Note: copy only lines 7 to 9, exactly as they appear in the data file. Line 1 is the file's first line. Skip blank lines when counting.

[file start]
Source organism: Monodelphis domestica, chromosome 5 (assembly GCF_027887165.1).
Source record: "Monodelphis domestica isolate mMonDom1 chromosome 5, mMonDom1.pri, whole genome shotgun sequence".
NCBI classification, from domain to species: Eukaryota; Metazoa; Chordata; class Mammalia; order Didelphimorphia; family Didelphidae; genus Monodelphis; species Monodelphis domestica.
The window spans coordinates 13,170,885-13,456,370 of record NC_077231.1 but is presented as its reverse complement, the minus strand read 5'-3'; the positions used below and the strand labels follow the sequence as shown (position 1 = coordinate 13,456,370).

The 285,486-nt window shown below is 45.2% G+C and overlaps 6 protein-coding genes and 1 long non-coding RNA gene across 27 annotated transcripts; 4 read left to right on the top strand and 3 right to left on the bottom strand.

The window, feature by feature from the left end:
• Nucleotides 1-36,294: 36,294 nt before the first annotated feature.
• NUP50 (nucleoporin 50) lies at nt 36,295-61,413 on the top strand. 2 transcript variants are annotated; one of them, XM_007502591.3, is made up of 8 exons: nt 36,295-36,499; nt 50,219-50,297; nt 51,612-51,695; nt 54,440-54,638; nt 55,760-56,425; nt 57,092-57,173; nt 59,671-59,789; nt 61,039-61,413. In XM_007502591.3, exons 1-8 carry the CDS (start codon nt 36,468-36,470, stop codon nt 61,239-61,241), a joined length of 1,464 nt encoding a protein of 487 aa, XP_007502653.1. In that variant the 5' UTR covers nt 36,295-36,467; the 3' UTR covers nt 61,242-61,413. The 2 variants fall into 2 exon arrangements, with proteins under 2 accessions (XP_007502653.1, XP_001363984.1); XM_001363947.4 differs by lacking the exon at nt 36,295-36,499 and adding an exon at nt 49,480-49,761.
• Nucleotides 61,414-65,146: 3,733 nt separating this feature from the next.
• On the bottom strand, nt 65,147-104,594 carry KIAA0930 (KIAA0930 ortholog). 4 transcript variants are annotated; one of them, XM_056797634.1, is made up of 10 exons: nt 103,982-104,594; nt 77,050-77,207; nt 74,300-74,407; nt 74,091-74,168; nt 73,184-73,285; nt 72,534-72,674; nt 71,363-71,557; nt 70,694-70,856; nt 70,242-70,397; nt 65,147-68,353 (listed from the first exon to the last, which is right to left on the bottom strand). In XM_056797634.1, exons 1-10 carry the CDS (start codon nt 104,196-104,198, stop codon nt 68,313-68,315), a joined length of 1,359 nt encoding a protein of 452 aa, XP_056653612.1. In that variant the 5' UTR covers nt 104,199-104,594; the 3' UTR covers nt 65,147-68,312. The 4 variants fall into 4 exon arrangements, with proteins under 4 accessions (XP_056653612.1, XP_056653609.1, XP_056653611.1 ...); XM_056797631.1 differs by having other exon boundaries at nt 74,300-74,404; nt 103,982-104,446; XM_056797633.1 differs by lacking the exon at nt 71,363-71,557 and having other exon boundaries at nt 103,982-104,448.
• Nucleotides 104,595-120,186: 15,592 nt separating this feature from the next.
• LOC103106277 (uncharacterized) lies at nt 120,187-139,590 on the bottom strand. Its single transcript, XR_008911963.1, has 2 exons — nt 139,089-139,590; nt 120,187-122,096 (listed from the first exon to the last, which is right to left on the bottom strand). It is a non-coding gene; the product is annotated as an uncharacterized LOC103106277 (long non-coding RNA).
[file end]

• Nucleotides 1-36,294: 36,294 nt before the first annotated feature.
• NUP50 (nucleoporin 50) lies at nt 36,295-61,413 on the top strand. 2 transcript variants are annotated; one of them, XM_007502591.3, is made up of 8 exons: nt 36,295-36,499; nt 50,219-50,297; nt 51,612-51,695; nt 54,440-54,638; nt 55,760-56,425; nt 57,092-57,173; nt 59,671-59,789; nt 61,039-61,413. In XM_007502591.3, exons 1-8 carry the CDS (start codon nt 36,468-36,470, stop codon nt 61,239-61,241), a joined length of 1,464 nt encoding a protein of 487 aa, XP_007502653.1. In that variant the 5' UTR covers nt 36,295-36,467; the 3' UTR covers nt 61,242-61,413. The 2 variants fall into 2 exon arrangements, with proteins under 2 accessions (XP_007502653.1, XP_001363984.1); XM_001363947.4 differs by lacking the exon at nt 36,295-36,499 and adding an exon at nt 49,480-49,761.
• Nucleotides 61,414-65,146: 3,733 nt separating this feature from the next.